What got me thinking about them was the closure of Brentano’s in Paris, and the disappearance of the Brentano’s U.S. chain, in favor of WaldenBooks and Borders. Brentano’s had been run by Borders (NYSE: BGP). The logo here was designed by the notable firm of Chermayeff & Geismar Associates and released in 1978. Truly excellent design work.
Here is the sad note that the Paris store released:
Paris, June 15, 2009 Dear Friends,
It is with sadness, and astonishment – despite the prolonged agony of these last months – that we inform you of the official closing of Brentano’s Bookstore – Paris, Monday, June 15, 2009. We who remained for the final voyage are a skeleton crew. Along with the many cherished former colleagues you have known, we thank you for your vital collaboration and consideration throughout the years. …
After 114 years at the same address Brentano’s – the American Bookstore in Paris, will no longer welcome the curious passer-by and the faithful regular. In these final days many, many customers have expressed sincere disbelief and genuine anguish upon learning that this institution (in their minds invincible) will cease to exist.
We will miss our unique universe. We are thankful to have had the rare opportunity to know so many good and talented people from many nations and to have lived and worked in the world of books.
Best wishes, Susan Rosenberg and Alain Queval for Brentano’s – Paris
What to do with the Brentano’s brand, which is known throughout the U.S. and European Union as a place for real book lovers?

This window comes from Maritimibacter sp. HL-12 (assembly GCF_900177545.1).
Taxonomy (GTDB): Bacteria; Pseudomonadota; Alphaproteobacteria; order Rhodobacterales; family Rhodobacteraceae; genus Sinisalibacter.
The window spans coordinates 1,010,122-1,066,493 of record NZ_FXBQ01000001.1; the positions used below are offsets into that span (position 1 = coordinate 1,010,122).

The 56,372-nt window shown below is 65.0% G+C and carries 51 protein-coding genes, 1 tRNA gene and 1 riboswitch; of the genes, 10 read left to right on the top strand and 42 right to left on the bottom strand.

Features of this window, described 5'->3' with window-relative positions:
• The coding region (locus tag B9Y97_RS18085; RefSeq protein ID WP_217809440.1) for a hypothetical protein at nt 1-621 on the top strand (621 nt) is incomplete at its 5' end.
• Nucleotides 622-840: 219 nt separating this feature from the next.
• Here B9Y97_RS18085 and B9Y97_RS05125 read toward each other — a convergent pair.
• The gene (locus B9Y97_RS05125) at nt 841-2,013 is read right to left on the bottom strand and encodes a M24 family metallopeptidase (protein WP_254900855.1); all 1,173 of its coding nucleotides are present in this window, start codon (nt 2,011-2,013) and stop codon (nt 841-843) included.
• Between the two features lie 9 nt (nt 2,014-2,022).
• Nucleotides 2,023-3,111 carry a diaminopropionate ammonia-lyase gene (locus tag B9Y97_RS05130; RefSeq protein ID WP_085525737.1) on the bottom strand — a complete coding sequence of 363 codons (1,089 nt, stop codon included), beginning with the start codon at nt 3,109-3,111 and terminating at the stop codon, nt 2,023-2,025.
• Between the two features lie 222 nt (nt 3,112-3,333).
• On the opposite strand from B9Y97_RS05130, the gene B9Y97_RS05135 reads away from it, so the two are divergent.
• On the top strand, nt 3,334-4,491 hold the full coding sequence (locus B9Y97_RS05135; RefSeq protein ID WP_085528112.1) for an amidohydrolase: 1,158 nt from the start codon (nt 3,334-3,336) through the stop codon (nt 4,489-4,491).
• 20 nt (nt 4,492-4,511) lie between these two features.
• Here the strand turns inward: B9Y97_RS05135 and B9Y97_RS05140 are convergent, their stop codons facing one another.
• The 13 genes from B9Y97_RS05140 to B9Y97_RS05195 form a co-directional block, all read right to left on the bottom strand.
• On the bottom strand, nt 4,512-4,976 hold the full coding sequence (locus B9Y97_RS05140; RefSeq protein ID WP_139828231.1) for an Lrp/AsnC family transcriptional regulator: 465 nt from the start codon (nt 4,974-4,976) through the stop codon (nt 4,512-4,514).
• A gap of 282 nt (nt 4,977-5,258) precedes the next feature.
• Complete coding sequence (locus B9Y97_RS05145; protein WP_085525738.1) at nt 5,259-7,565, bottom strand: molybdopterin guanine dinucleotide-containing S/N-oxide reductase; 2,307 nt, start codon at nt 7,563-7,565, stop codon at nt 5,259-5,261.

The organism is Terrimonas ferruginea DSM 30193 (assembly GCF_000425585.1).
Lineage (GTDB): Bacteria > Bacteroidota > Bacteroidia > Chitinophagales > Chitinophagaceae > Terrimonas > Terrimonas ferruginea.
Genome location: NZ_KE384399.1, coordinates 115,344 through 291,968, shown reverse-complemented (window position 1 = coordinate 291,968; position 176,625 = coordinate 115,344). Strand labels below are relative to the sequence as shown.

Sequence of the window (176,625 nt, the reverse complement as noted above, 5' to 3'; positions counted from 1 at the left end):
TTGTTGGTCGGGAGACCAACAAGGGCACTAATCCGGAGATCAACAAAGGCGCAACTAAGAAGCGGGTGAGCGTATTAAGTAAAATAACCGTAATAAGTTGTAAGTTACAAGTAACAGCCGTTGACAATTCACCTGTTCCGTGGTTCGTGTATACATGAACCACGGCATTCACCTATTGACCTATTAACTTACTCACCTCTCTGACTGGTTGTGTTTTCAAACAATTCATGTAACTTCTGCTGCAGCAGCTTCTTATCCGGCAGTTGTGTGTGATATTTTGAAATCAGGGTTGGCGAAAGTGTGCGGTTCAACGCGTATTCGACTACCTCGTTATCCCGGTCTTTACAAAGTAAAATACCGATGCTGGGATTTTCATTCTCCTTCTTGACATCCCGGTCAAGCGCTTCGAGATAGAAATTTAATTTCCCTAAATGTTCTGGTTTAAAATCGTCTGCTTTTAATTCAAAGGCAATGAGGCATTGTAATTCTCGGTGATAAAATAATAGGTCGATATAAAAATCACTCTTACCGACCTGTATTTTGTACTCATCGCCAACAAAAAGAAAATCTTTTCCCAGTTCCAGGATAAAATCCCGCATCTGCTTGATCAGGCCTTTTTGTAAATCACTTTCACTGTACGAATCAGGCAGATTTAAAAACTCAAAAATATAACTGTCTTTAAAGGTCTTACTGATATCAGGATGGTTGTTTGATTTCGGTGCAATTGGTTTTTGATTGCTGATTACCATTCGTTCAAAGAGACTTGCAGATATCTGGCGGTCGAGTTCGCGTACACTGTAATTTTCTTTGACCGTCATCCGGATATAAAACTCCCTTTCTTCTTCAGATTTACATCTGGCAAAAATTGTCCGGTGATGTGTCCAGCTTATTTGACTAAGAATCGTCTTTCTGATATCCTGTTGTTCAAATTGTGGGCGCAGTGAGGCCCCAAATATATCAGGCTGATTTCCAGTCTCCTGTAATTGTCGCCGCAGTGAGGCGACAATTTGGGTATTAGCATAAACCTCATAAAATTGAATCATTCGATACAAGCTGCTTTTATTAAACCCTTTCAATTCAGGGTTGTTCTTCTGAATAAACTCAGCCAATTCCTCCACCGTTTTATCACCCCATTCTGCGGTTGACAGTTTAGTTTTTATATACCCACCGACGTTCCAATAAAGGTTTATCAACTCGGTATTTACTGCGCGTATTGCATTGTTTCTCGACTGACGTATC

I wondered if there was a possibility that the Brentano’s brand could be licensed to local bookstores, and there might be economies of scale in some aspects of bookstore operation. This would allow stores to be independent, but have the efficiencies of a chain, much like Ace Hardware, which allows its franchisees wide latitude with operations, but share things like warehouses. Used-only bookstores could affiliate with the “new only” Borders and share online resources.
It would do a number of things for Borders. While revenues would be small, so would costs. So there is no risk there. And it would help Borders in not only aggregating market share, but the independent stores could offload remainders, build a customer base and increase the overall market for books. The independent bookstore operators would also be a good training ground for future management at Borders, and their expertise in niche markets would serve the company well.
This is not a “Borders has to do this” idea. But instead it is just a thought to show that there are numerous ways to keep the Brentano’s brand viable and use it to the benefit of bookselling.